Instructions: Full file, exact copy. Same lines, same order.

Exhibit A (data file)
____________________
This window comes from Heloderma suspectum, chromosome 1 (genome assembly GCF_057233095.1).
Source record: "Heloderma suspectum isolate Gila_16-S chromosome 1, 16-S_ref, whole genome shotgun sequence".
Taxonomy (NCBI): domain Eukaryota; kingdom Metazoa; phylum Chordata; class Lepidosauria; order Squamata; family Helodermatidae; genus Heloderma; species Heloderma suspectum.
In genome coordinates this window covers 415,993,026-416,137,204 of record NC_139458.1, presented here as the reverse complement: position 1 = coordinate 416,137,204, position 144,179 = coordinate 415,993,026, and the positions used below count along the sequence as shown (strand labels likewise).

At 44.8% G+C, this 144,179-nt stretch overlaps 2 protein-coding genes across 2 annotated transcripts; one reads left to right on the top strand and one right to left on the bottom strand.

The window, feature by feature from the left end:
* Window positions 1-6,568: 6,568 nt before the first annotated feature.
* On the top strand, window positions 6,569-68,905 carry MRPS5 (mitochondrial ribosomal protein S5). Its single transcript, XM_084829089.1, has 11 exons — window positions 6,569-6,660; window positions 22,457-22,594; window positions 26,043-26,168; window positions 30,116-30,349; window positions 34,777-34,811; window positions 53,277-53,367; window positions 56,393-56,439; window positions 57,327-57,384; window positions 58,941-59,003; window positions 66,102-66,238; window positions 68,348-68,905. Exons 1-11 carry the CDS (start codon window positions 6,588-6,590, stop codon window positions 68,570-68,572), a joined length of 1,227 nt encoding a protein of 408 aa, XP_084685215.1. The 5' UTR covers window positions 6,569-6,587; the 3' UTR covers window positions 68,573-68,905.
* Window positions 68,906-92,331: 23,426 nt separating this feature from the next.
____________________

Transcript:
This window comes from Heloderma suspectum, chromosome 1 (genome assembly GCF_057233095.1).
Source record: "Heloderma suspectum isolate Gila_16-S chromosome 1, 16-S_ref, whole genome shotgun sequence".
Taxonomy (NCBI): domain Eukaryota; kingdom Metazoa; phylum Chordata; class Lepidosauria; order Squamata; family Helodermatidae; genus Heloderma; species Heloderma suspectum.
In genome coordinates this window covers 415,993,026-416,137,204 of record NC_139458.1, presented here as the reverse complement: position 1 = coordinate 416,137,204, position 144,179 = coordinate 415,993,026, and the positions used below count along the sequence as shown (strand labels likewise).

At 44.8% G+C, this 144,179-nt stretch overlaps 2 protein-coding genes across 2 annotated transcripts; one reads left to right on the top strand and one right to left on the bottom strand.

The window, feature by feature from the left end:
* Window positions 1-6,568: 6,568 nt before the first annotated feature.
* On the top strand, window positions 6,569-68,905 carry MRPS5 (mitochondrial ribosomal protein S5). Its single transcript, XM_084829089.1, has 11 exons — window positions 6,569-6,660; window positions 22,457-22,594; window positions 26,043-26,168; window positions 30,116-30,349; window positions 34,777-34,811; window positions 53,277-53,367; window positions 56,393-56,439; window positions 57,327-57,384; window positions 58,941-59,003; window positions 66,102-66,238; window positions 68,348-68,905. Exons 1-11 carry the CDS (start codon window positions 6,588-6,590, stop codon window positions 68,570-68,572), a joined length of 1,227 nt encoding a protein of 408 aa, XP_084685215.1. The 5' UTR covers window positions 6,569-6,587; the 3' UTR covers window positions 68,573-68,905.
* Window positions 68,906-92,331: 23,426 nt separating this feature from the next.